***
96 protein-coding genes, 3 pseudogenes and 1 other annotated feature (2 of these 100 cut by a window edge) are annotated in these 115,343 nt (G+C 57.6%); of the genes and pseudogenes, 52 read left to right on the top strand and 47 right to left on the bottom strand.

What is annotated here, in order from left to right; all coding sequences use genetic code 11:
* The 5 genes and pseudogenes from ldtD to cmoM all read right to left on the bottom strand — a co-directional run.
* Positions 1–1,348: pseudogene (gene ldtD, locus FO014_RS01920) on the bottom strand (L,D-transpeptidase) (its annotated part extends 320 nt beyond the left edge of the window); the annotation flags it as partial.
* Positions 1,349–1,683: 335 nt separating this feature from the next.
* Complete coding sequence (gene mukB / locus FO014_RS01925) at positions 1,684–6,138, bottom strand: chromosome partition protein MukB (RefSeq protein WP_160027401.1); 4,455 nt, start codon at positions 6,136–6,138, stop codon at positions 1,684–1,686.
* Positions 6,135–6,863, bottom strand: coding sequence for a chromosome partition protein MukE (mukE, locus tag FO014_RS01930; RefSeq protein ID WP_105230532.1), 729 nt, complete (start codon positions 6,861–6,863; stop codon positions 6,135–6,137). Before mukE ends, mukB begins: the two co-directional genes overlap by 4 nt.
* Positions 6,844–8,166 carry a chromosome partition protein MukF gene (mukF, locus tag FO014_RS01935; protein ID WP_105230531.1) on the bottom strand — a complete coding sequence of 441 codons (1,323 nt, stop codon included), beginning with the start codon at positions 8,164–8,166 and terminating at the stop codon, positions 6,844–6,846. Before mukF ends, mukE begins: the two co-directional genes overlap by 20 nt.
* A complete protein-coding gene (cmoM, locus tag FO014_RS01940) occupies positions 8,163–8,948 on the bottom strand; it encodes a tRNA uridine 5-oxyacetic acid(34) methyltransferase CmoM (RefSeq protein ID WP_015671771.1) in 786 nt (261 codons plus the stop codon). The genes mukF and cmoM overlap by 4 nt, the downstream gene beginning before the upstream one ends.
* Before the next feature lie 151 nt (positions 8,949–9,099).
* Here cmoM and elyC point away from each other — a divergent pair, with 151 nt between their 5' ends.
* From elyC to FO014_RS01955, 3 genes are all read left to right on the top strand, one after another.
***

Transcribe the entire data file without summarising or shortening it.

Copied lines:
96 protein-coding genes, 3 pseudogenes and 1 other annotated feature (2 of these 100 cut by a window edge) are annotated in these 115,343 nt (G+C 57.6%); of the genes and pseudogenes, 52 read left to right on the top strand and 47 right to left on the bottom strand.

What is annotated here, in order from left to right; all coding sequences use genetic code 11:
* The 5 genes and pseudogenes from ldtD to cmoM all read right to left on the bottom strand — a co-directional run.
* Positions 1–1,348: pseudogene (gene ldtD, locus FO014_RS01920) on the bottom strand (L,D-transpeptidase) (its annotated part extends 320 nt beyond the left edge of the window); the annotation flags it as partial.
* Positions 1,349–1,683: 335 nt separating this feature from the next.
* Complete coding sequence (gene mukB / locus FO014_RS01925) at positions 1,684–6,138, bottom strand: chromosome partition protein MukB (RefSeq protein WP_160027401.1); 4,455 nt, start codon at positions 6,136–6,138, stop codon at positions 1,684–1,686.
* Positions 6,135–6,863, bottom strand: coding sequence for a chromosome partition protein MukE (mukE, locus tag FO014_RS01930; RefSeq protein ID WP_105230532.1), 729 nt, complete (start codon positions 6,861–6,863; stop codon positions 6,135–6,137). Before mukE ends, mukB begins: the two co-directional genes overlap by 4 nt.
* Positions 6,844–8,166 carry a chromosome partition protein MukF gene (mukF, locus tag FO014_RS01935; protein ID WP_105230531.1) on the bottom strand — a complete coding sequence of 441 codons (1,323 nt, stop codon included), beginning with the start codon at positions 8,164–8,166 and terminating at the stop codon, positions 6,844–6,846. Before mukF ends, mukE begins: the two co-directional genes overlap by 20 nt.
* A complete protein-coding gene (cmoM, locus tag FO014_RS01940) occupies positions 8,163–8,948 on the bottom strand; it encodes a tRNA uridine 5-oxyacetic acid(34) methyltransferase CmoM (RefSeq protein ID WP_015671771.1) in 786 nt (261 codons plus the stop codon). The genes mukF and cmoM overlap by 4 nt, the downstream gene beginning before the upstream one ends.
* Before the next feature lie 151 nt (positions 8,949–9,099).
* Here cmoM and elyC point away from each other — a divergent pair, with 151 nt between their 5' ends.
* From elyC to FO014_RS01955, 3 genes are all read left to right on the top strand, one after another.